How WHTI Affects You

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FUNDAMENTAL
RIGHT TO FREEDOM OF MOVEMENT

The right
to travel is a long-standing tradition in Anglo-Saxon law. At
Runnymeade on 15 June 1215 King John agreed to the “Articles
of the Barons” and a formal document to record the agreement
was created by the royal chancery on 15 July: this was the original
Magna
Carta
.

The Magna
Carta is the foundation for many modern day constitutions and
enumerates many of the protections found therein including the
Great
Writ of Habeas Corpus
. The right to travel was so important
it was distinctly set apart in clause 42:

It shall
be lawful to any person, for the future, to go out of our kingdom,
and to return, safely and securely, by land or by water, saving
his allegiance to us, unless it be in time of war, for some
short space, for the common good of the kingdom: excepting prisoners
and outlaws, according to the laws of the land, and of the people
of the nation at war against us, and Merchants who shall be
treated as it is said above.

The United
States Supreme Court
has long held that freedom of movement
within the States is a fundamental right while travel outside
the country does not contain the same protections.

WESTERN
HEMISPHERE TRAVEL INITIATIVE

The Western
Hemisphere Travel Initiative (WHTI) is a particularly annoying
program. Remember being able to travel via air into the United
States and not need a passport?

In January
2007 the air portion of the initiative went into effect requiring
all international travelers to use passports to enter the United
States. The land and sea portion went into effect 1 June 2009.

Prior to
WHTI American travelers to Mexico, Canada and several Caribbean
countries could return to the United States with only a driver’s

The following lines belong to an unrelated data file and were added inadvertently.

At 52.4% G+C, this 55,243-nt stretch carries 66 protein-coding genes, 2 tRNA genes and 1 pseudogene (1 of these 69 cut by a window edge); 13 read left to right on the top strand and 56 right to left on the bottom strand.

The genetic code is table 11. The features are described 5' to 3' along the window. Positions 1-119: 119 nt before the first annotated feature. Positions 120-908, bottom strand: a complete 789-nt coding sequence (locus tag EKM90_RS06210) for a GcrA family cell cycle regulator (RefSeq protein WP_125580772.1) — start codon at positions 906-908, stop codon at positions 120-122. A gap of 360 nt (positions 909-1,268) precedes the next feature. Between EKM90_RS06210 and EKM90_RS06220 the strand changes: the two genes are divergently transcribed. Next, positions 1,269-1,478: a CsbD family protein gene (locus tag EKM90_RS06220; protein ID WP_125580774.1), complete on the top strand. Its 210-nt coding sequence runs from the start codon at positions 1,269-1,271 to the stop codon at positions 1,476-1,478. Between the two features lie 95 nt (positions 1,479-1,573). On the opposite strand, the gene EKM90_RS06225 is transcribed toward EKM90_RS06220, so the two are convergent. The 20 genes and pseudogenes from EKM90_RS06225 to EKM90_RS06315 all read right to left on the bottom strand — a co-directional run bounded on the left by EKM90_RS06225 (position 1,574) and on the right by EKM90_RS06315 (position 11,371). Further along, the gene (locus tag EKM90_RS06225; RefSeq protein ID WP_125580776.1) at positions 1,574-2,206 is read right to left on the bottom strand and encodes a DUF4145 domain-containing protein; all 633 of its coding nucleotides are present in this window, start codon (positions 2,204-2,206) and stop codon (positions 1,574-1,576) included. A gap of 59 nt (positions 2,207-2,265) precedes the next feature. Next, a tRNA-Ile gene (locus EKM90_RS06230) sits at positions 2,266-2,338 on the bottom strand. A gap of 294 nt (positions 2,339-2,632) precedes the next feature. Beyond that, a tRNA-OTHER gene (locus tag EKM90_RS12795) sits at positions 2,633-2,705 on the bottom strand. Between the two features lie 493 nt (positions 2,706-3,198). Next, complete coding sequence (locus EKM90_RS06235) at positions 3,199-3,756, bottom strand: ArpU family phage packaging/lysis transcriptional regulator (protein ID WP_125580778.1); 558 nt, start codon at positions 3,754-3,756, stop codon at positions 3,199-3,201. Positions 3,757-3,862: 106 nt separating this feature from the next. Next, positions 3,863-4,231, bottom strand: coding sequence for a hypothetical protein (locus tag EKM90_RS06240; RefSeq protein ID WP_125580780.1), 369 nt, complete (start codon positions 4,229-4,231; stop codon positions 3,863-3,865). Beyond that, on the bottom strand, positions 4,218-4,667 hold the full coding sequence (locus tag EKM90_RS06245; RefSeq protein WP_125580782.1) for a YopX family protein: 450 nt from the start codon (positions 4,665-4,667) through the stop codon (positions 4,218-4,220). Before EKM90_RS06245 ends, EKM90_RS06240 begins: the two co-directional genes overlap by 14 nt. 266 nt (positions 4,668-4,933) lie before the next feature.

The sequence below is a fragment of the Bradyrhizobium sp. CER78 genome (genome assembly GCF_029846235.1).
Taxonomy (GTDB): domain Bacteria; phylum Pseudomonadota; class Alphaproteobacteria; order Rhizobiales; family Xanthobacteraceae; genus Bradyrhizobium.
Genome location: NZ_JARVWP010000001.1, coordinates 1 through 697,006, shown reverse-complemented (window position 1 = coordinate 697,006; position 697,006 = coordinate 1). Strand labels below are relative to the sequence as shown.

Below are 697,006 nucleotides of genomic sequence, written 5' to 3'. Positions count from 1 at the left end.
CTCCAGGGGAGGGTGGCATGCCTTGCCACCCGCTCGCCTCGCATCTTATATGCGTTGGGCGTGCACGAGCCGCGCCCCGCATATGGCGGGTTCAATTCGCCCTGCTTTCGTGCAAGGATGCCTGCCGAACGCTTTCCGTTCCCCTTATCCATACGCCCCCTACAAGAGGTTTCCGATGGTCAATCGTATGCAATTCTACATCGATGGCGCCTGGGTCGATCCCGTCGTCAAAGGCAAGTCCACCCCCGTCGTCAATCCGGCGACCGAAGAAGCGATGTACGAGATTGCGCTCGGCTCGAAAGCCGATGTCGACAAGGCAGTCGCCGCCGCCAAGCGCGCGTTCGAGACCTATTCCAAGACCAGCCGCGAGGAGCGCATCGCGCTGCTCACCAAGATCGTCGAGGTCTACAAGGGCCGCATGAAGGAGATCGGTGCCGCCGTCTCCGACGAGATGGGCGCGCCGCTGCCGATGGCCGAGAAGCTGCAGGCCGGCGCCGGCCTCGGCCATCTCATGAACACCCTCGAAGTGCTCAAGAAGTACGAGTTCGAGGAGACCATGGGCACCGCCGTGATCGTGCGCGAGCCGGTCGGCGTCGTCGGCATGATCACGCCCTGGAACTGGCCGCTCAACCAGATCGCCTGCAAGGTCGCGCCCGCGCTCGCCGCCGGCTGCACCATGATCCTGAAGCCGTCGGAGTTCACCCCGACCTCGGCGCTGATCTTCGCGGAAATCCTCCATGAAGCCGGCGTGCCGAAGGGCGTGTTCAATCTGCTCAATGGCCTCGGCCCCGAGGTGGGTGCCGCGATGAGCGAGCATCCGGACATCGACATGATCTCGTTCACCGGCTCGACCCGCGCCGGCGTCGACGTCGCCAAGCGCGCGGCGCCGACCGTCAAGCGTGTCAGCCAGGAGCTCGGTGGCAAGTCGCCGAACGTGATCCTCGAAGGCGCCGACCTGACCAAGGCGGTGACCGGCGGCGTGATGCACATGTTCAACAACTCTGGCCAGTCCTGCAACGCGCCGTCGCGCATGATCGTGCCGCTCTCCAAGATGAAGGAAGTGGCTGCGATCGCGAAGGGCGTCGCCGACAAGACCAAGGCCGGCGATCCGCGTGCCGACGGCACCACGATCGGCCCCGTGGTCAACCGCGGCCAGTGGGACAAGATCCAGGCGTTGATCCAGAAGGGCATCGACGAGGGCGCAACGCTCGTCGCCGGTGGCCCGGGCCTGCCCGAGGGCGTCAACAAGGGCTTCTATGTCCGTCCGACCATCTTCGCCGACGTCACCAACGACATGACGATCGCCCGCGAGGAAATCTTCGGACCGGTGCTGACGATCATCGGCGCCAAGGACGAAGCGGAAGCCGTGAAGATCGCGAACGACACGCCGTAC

license and birth certificate. The land and sea requirements of
WHTI will differ from the air. Valid documents will include passports,
United States passport cards, an enhanced driver’s license or
"trusted" traveler identification cards such as Sentri
or Nexus.

UNITED
STATES PASSPORT CARDS

Production
of United
States passport cards
began on 14 July 2008, over 1,000,000
have been issued, applications are usually processed in 4–6
weeks, cost between $20–$45 and the passport cards are valid
for 10 years.

If you are
a United States citizen with the requisite legal documents then
we recommend you apply for and obtain a United States passport
card. We also recommend you use this as your primary identity
document for activities such as opening a bank account, purchasing
prescription drugs when you have a valid prescription, etc.

Merchants
sometimes ask for ID
when using a credit card
although this usually is in breach
of the merchant rules with either Visa or Mastercard. Generally,
you are not required to provide it and they must still complete
the purchase.

A few reasons
to use the passport card as your primary identity document is
because it (1) does not contain much personal information, (2)
does not contain an address and (3) is quickly and easily recognized.

PASSPORT
CARD APPLICATION

The United
States Department of State has hired many new examiners because
of the flood of passport card applications. These examiners are
evaluated based on the amount of applications they process instead
of the fraudulent applications they identify. Consequently, examiners
issue many genuine passports that probably should not have been
issued. It is important to be aware of fraudulent
identity documents
and how to protect yourself from the criminals
that deal in that sphere.

CONCLUSION

The WHTI
will impose additional restrictions on the fundamental right to
travel and decrease your ability to travel anonymously. The new
United States passport card may be more convenient and can help
protect your privacy. You can learn how to better implement a
complete strategy for protecting your privacy by getting the book
How To Vanish.

Reprinted
with permission from How to
Vanish.

January
8, 2011

Bill
Rounds, J.D. is a California attorney. He holds a degree in Accounting
from the University of Utah and a law degree from California
Western School of Law
. He practices civil litigation, domestic
and foreign business entity formation and transactions, criminal
defense and privacy law. He is a strong advocate of personal and
financial freedom and civil liberties.

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